At this point, there is little doubt that President Trump has been met with unprecedented opposition at almost every turn both before and during his presidency. Unfortunately, it has been revealed that his transition team process was met with the same kind of resistance.
Republicans, led by Ron Johnson (R-Wisconsin) Chairman of the Senate Homeland Security and Governmental Affairs Committee as well as the U.S. Senate Committee on Finance Majority Staff released a majority staff report on Friday documenting extensive, corrupted processes with regard to the records of Trump transition team.
How the GSA and FBI Undermined the Presidential Transition Process by secretly sharing private Trump transition records with the Mueller Team ????
— CiceroConsultancy (@CiceroConsulta1) October 24, 2020
The Executive Summary elucidates the significance and scope of the abuse. During this process, the “presumption of good faith” is key. A memorandum of understanding is signed between the General Services Administration (GSA) and the transition team for the president and vice president. That agreement lays out the logistics and dispatch of documents, equipment, and records. The GSA did, indeed, agree to terms with the Trump administration and one of those terms was that the records that “were the transition teams private property would not be retained at the conclusion of the transition.” Unfortunately, those terms were breached:
“Instead, on February 15, 2017, after GSA officials saw news reports about the resignation of then-national security advisor Lt. Gen. Michael Flynn, the GSA proactively contacted the FBI about preserving all remaining Trump transition team records. After conferring with the FBI, the GSA immediately began to preserve those records. Notably, around that same time, GSA officials also decided that they would not inform either the White House or the Trump transition team about the decision to preserve records contrary to the express terms of the memorandum of understanding. Regardless of the propriety of preserving all remaining transition records because of concerns regarding one former transition official, the decision not to inform the Trump transition team–the lawful owner of those records–deprived that team of the opportunity to make timely and meaningful decisions about how to protect its interests in those records.”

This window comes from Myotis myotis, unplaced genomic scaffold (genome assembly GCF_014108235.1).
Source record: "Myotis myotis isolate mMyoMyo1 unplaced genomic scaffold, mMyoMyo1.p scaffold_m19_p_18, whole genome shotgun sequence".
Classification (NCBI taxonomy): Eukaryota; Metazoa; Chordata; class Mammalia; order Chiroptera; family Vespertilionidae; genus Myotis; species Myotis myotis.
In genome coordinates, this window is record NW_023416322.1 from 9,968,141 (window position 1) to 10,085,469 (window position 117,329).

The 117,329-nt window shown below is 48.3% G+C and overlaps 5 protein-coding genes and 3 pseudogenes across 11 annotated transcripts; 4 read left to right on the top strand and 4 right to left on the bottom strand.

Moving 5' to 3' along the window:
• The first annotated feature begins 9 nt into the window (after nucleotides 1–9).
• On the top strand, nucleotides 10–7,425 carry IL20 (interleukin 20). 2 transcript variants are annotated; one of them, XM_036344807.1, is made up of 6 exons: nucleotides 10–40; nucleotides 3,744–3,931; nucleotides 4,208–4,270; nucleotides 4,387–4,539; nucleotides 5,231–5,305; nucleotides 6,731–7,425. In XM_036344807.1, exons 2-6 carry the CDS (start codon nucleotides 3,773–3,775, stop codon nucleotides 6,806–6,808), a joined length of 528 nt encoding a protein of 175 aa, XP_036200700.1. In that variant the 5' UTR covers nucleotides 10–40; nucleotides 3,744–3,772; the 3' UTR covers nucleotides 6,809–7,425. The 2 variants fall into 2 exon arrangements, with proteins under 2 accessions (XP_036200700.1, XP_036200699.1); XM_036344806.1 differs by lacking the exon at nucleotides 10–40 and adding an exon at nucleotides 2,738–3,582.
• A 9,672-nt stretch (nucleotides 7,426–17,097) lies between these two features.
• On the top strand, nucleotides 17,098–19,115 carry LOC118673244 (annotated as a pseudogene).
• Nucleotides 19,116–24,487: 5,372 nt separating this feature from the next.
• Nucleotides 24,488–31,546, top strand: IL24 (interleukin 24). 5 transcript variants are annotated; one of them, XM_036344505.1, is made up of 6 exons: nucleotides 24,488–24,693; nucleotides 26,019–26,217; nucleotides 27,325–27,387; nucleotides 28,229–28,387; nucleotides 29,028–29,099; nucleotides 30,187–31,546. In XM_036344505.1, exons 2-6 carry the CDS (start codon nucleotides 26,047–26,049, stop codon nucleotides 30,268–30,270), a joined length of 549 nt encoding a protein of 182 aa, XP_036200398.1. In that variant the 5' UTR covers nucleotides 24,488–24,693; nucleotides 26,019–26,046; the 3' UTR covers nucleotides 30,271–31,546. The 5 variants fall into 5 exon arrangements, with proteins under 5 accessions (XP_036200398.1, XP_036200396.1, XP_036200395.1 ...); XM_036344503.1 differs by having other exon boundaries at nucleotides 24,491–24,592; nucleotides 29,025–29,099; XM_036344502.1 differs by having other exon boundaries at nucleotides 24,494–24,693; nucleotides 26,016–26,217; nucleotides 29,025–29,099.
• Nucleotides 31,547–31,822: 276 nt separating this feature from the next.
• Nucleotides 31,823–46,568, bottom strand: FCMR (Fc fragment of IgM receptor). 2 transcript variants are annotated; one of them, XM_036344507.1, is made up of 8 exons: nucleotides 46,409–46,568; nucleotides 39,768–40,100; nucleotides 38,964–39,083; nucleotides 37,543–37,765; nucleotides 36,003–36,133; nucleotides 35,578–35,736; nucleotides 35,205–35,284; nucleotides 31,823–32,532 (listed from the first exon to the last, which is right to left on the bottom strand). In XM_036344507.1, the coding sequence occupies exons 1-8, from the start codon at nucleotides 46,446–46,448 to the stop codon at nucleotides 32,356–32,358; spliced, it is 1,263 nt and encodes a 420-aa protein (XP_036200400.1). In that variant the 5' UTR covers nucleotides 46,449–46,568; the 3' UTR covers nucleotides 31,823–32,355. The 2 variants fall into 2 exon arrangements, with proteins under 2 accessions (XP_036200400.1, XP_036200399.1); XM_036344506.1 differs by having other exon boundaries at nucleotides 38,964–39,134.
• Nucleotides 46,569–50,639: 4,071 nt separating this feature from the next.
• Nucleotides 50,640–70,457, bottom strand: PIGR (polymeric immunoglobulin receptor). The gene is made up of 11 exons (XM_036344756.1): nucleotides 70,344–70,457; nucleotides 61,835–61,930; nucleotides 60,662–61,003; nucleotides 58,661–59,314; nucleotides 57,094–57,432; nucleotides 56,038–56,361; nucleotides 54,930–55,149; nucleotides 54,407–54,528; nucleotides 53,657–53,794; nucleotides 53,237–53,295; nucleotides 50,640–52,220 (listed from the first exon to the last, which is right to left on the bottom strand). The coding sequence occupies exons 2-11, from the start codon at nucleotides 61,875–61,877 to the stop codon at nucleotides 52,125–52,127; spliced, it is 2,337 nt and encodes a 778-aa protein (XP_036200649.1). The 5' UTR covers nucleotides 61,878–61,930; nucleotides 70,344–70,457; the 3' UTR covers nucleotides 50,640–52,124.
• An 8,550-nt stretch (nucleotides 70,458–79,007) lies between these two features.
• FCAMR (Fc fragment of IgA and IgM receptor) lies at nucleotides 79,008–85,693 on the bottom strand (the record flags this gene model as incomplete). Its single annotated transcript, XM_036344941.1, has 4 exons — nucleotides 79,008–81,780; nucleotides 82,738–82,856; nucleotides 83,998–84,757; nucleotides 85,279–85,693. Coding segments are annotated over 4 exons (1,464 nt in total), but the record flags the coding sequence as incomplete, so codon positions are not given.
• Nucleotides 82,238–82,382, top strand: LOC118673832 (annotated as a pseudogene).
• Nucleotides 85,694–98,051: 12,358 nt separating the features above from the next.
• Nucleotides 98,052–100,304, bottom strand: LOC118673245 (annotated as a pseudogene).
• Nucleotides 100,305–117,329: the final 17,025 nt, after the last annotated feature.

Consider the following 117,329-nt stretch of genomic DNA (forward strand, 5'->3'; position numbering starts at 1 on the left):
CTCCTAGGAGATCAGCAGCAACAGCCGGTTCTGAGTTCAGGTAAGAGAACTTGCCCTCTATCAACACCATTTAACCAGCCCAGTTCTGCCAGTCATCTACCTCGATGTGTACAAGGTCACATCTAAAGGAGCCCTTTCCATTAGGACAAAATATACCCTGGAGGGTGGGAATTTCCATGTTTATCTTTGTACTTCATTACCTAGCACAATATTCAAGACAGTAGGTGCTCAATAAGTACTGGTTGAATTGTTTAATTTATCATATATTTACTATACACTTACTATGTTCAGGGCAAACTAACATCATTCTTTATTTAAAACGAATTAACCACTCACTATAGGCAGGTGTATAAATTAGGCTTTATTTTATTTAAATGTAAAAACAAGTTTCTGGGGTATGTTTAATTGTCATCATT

Emails in February of 2017 between GSA’s Senior Assistant General Counsel Seth Greenfeld and IT lead, Erik Simmons, indicate that the “‘White House Counsel’s Office is aware’ that the GSA continued to store GSA equipment containing Trump transition records.” However, the investigating committee could not “determine when or how the GSA informed White House Counsel about the preservation of transition team records and whether that awareness included the full range and scope of the several different preservation requests from the FBI.”
Furthermore, an email from GSA official Aimee Whiteman to Simmons and Greenfeld asked, “‘Any responsibility for us to inform the [White House] that this request has been made? I ask because their understanding of the situation is that everything gets deleted/destroyed when equipment is turned in and the transition ends.’ Mr. Greenfeld replied, ‘At this time, I would recommend against briefing anyone at the White House.’” The General Counsel for the IG was also made aware of his “position” at the time.